The gas dispute between Russia and Ukraine essentially started over violations of a contract signed back in 2009. It posited that Ukraine would buy a certain amount of Russian gas annually, while Gazprom would transit a certain minimum volume of gas every year through the Ukrainian pipeline. However, at some point after the Ukrainian government was overthrown in the 2014 coup, Kiev stopped buying gas, thereby initiating a gas dispute between countries.
Here is how it erupted and developed over the years, with mutual demands, lawsuits, and attempts to reconcile.
Ukraine's Violations and Gazprom's Demands
- Following the coup, Kiev started accumulating debt by not paying for the gas it had obtained from Russia. This was partially due to Moscow discontinuing discounts on gas that had been granted to the country, raising prices from 286 dollars to the market level of 485 dollars per 1,000 cubic metres.
- These discounts were tied to a leasing contract for a Black Sea military base for Russia’s fleet in Crimea, which was voided soon after the 2014 coup.
- The Ukrainian gas debt reached $5 billion and in June 2014, Gazprom started supplying gas to Ukraine on a pre-paid basis only. Kiev refused to buy it on such terms, while demanding a return to the old gas price, stopping its gas purchases from Russia.
- Gazprom filed a suit with the Stockholm Court of Arbitration, demanding that Ukraine’s Naftogaz gas company repay the debt and pay a fine for not buying the minimum gas volume from Russia.
- Gazprom made several proposals for gas prices to Kiev, offering to reduce it to 232 dollars, but Ukraine repeatedly skipped payments throughout 2015. On 25 November 2015, Russia stopped supplying gas to the country for good due to its unwillingness to pay for it.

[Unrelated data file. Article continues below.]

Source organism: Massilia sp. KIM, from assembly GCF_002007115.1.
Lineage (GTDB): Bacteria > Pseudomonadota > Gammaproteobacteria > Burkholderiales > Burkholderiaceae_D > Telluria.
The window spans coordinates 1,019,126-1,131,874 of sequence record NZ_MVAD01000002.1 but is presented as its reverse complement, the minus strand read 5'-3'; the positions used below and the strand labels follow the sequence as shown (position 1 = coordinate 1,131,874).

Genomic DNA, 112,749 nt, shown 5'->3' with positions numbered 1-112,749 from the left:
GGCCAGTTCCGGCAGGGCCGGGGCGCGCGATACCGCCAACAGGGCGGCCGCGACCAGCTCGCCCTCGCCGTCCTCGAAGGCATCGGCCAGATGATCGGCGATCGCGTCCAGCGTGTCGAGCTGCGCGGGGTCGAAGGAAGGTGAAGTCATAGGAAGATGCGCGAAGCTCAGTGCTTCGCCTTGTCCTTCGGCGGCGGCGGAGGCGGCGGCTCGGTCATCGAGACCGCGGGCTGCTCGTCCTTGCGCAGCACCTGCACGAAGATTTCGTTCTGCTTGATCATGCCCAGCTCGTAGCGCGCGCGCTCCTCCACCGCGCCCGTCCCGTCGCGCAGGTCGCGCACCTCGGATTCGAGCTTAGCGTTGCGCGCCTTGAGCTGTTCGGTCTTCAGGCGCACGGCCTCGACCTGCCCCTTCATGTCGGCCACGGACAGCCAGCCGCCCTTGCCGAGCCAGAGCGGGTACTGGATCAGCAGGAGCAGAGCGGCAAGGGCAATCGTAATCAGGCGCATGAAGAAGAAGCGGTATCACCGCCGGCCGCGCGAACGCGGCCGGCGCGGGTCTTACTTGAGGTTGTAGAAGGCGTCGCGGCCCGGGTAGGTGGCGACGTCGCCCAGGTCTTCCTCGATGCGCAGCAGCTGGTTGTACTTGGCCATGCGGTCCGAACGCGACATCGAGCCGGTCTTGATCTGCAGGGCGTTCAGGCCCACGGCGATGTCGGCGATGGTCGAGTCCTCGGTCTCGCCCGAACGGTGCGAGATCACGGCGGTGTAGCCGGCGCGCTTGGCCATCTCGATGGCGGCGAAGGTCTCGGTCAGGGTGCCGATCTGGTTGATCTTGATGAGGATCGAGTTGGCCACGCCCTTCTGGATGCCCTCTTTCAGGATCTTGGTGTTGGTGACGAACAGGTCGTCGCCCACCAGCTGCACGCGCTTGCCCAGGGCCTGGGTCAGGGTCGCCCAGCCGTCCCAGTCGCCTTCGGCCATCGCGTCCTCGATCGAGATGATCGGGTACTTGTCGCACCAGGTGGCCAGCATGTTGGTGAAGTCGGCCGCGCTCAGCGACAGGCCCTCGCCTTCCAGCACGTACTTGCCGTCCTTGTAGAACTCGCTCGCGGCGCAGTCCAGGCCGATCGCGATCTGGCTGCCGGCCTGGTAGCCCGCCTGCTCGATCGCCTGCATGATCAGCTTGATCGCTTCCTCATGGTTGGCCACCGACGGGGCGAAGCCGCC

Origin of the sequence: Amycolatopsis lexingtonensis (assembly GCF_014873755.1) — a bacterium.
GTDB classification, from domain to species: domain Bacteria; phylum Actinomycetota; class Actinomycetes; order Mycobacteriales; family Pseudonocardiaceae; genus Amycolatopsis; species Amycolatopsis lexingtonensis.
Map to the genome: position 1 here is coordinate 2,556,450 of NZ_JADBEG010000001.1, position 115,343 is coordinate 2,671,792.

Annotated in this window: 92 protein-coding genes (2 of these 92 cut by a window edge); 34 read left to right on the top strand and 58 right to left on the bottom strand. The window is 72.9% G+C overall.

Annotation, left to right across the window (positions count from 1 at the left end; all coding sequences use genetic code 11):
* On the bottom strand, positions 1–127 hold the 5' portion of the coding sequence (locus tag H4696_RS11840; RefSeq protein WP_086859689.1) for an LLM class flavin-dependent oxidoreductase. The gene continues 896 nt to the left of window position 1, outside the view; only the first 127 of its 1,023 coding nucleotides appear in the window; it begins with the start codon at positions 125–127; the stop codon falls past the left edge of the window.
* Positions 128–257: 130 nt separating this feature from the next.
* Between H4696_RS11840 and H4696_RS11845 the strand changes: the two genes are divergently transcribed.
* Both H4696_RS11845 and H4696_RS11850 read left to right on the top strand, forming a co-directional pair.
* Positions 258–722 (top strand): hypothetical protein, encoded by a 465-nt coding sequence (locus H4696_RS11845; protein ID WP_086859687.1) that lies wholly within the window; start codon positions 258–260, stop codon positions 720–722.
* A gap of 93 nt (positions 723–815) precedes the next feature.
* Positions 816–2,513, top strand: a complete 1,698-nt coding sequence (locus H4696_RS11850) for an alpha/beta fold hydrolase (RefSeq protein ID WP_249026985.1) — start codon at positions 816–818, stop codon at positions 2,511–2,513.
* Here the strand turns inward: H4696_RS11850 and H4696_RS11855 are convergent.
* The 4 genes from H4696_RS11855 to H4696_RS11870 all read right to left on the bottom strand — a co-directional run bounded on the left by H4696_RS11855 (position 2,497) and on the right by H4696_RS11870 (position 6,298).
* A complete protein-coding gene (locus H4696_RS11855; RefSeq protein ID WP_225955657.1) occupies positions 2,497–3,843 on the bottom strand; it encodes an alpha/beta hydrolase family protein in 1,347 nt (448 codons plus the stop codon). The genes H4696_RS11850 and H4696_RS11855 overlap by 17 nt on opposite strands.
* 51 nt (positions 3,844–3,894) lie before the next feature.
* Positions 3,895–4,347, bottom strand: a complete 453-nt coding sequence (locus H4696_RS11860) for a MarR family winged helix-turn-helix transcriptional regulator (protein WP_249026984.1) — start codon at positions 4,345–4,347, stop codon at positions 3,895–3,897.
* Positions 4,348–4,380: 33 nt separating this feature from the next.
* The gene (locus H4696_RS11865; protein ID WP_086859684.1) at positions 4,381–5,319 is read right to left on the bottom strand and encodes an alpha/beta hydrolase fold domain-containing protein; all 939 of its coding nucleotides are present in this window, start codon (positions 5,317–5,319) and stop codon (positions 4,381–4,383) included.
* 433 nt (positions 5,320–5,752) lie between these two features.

- The amount demanded by Gazprom from Naftogaz over its debt and unbought gas grew as the dispute continued, increasing from $5 billion to $37 billion by 2017.
- The Stockholm Court of Arbitration decided on 22 December 2017 to partially satisfy Gazprom's demands, ruling that Naftogaz had to pay $2.019 billion to the Russian company. It dismissed Kiev's demands for a reduction of gas prices.
Ukraine’s Naftogaz's Counter-Demands
- Parallel with Gazprom's demands, Ukraine’s Naftogaz in October 2014 filed its own suit with the Stockholm Court of Arbitration, accusing the Russian company of violating the provisions of the 2009 contract by transiting less than the minimum set volumes of gas annually.
- Naftogaz also demanded that the transit prices set in 2009 be increased.
- The amount demanded by Naftogaz was constantly growing, reaching $27 billion in 2017.
- The Stockholm Court of Arbitration ruled on 28 February 2018 that Gazprom owed $4.673 billion to Naftogaz for transiting less than the required volume of gas through Ukraine's pipeline system.
Signing of New Contract
While Ukraine was satisfied with the court's decision, Gazprom appealed the ruling, refusing to pay the consequent $2.56 billion fine. The fine also served as a stumbling block in the negotiations between Gazprom and Naftogaz on a new contract to replace the one signed in 2009 – the Russian company demanded that the two parties mutually nullify their demands in order to sign an agreement. Kiev refused to do so, even though the contract would guarantee gas transits through Ukraine despite the upcoming launch of two new pipelines to Europe from Russia.
In the end, Russia acceded to Ukraine's demands and signed the new contract on 31 December 2019 while agreeing to pay $2.56 billion, with Russian Prime Minister Dmitry Medvedev calling it a "necessary compromise". At the same time, the new deal ensures that the two sides will never file any new suits on old contracts in the future and will recall all pending cases from the courts against each other.
Gazprom will transit at least 65 billion cubic metres (over two trillion cubic feet) in 2020 and 40 billion cubic metres (1.5 trillion cubic feet) per year thereafter for four more years through Ukraine under the new contract. Ukrainian President Volodymyr Zelensky stated that Kiev expects to receive at least $7 billion in revenue during the five-year period that the contract covers.